Voters who believe in the rule of law are fortunate to have one worthy candidate on the ballot for Clark County sheriff. The Columbian’s Editorial Board recommends a vote for John Horch in the Nov. 8 general election.
This is merely a recommendation designed to provide information and generate thoughtful discussion. The Columbian trusts that voters will become familiar with the candidates and the issues to develop an informed opinion. Most important, we suggest that all citizens who are eligible should be registered to vote and then exercise their constitutional right.
In studying the candidates for sheriff, voters will find that Horch has the necessary qualifications and demeanor to oversee the Clark County Sheriff’s Office. He has worked in the department for 33 years and currently is the chief criminal deputy. He has served in a variety of positions in the office, ranging from commander of the Drug Task Force to bomb technician, developing a broad understanding of the department’s duties.
“This is a big job and requires somebody who can step in on Day 1,” Horch said during an interview with the editorial board. “It’s going to take somebody with some courage and some leadership.”
Perhaps most important, Horch said: “I am not the sole authority of deciding whether a law is constitutional or not. Whether I agree or disagree with the law does not affect whether it is enforced.”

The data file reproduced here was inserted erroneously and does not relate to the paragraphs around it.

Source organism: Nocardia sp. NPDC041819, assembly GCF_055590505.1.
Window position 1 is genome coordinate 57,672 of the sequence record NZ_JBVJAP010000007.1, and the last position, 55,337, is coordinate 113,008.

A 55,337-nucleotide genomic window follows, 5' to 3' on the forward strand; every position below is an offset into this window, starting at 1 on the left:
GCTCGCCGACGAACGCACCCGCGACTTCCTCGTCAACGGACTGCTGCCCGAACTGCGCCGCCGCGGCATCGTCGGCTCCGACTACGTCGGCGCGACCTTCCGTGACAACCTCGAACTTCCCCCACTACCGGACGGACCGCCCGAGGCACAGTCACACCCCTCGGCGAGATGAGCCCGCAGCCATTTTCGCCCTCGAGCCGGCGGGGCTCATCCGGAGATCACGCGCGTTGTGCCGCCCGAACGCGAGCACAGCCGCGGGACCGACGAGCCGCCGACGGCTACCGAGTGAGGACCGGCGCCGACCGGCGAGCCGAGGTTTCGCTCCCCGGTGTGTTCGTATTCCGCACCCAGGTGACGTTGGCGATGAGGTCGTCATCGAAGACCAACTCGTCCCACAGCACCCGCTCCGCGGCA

This respect for the rule of law is in sharp contrast to the other candidate in the race, Rey Reynolds. A longtime member of the Vancouver Police Department, Reynolds has said he will not enforce laws he believes to be unconstitutional.
That is a frightening prospect for the citizens of Clark County. Deciding what should be enforced is not the duty of a sheriff. As Clark County Prosecutor Tony Golik said: “I think law enforcement officers are not the arbiters of what laws are constitutional. Just like prosecutors are not the arbiters. The courts are. There have been laws passed by the Legislature, there are situations where the courts decide laws are unconstitutional. But our system is set up where the courts decide on it.”
On the front page of his campaign website, Reynolds writes, “I will enforce the laws voted on by the citizens.” But his statements throughout the campaign belie that sentiment and leave us to wonder where he stands on the issue. It also leaves us to wonder how many laws he would choose not to enforce out of personal preference. Ambiguity is not a strong selling point for somebody who desires to be the county’s top law enforcement official.
Fortunately for voters, Horch is a reliable candidate who understands the role of the sheriff and the inner workings of the office. He is well-prepared to address issues such as staffing shortages, an outdated jail and police training.
While Reynolds’ statement in the Voters’ Pamphlet says he has taken “multiple leadership courses to include Federal Law Enforcement Training Academy for Detectives,” Horch has actually served in multiple leadership capacities. In addition to providing him with valuable training, that will earn the respect of deputies throughout the department.
During a joint interview with the editorial board, Reynolds suggested that the sheriff’s office should seek a supplemental budget from the Clark County Council; Horch correctly pointed out that they frequently do that. The issue demonstrates that one candidate understands the department and is prepared for the job.
The Columbian’s Editorial Board recommends John Horch for Clark County sheriff.